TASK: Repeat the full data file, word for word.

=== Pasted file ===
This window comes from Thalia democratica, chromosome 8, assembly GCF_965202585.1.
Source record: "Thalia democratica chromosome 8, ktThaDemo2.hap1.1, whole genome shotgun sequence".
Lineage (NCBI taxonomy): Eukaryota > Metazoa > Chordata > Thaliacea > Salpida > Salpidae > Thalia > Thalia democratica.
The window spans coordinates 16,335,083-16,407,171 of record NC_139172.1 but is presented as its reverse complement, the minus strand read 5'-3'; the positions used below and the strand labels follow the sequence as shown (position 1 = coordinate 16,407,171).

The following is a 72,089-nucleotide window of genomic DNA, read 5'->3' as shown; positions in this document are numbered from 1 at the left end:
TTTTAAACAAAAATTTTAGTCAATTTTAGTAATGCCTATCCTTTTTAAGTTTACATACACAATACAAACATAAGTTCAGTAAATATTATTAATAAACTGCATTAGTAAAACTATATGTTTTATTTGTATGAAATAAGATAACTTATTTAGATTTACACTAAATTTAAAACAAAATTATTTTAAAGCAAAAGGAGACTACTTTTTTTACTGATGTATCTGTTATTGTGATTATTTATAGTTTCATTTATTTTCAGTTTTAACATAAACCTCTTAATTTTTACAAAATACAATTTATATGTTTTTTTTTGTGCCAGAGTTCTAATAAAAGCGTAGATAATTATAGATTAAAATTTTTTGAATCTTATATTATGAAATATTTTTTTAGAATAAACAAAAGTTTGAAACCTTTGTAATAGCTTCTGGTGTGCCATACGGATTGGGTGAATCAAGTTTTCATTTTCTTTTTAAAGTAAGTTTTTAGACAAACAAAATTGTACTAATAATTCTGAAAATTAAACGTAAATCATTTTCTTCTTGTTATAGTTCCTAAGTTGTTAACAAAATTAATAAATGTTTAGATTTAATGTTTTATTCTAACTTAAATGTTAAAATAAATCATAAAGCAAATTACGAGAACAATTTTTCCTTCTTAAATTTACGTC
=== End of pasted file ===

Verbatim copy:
This window comes from Thalia democratica, chromosome 8, assembly GCF_965202585.1.
Source record: "Thalia democratica chromosome 8, ktThaDemo2.hap1.1, whole genome shotgun sequence".
Lineage (NCBI taxonomy): Eukaryota > Metazoa > Chordata > Thaliacea > Salpida > Salpidae > Thalia > Thalia democratica.
The window spans coordinates 16,335,083-16,407,171 of record NC_139172.1 but is presented as its reverse complement, the minus strand read 5'-3'; the positions used below and the strand labels follow the sequence as shown (position 1 = coordinate 16,407,171).

The following is a 72,089-nucleotide window of genomic DNA, read 5'->3' as shown; positions in this document are numbered from 1 at the left end:
TTTTAAACAAAAATTTTAGTCAATTTTAGTAATGCCTATCCTTTTTAAGTTTACATACACAATACAAACATAAGTTCAGTAAATATTATTAATAAACTGCATTAGTAAAACTATATGTTTTATTTGTATGAAATAAGATAACTTATTTAGATTTACACTAAATTTAAAACAAAATTATTTTAAAGCAAAAGGAGACTACTTTTTTTACTGATGTATCTGTTATTGTGATTATTTATAGTTTCATTTATTTTCAGTTTTAACATAAACCTCTTAATTTTTACAAAATACAATTTATATGTTTTTTTTTGTGCCAGAGTTCTAATAAAAGCGTAGATAATTATAGATTAAAATTTTTTGAATCTTATATTATGAAATATTTTTTTAGAATAAACAAAAGTTTGAAACCTTTGTAATAGCTTCTGGTGTGCCATACGGATTGGGTGAATCAAGTTTTCATTTTCTTTTTAAAGTAAGTTTTTAGACAAACAAAATTGTACTAATAATTCTGAAAATTAAACGTAAATCATTTTCTTCTTGTTATAGTTCCTAAGTTGTTAACAAAATTAATAAATGTTTAGATTTAATGTTTTATTCTAACTTAAATGTTAAAATAAATCATAAAGCAAATTACGAGAACAATTTTTCCTTCTTAAATTTACGTC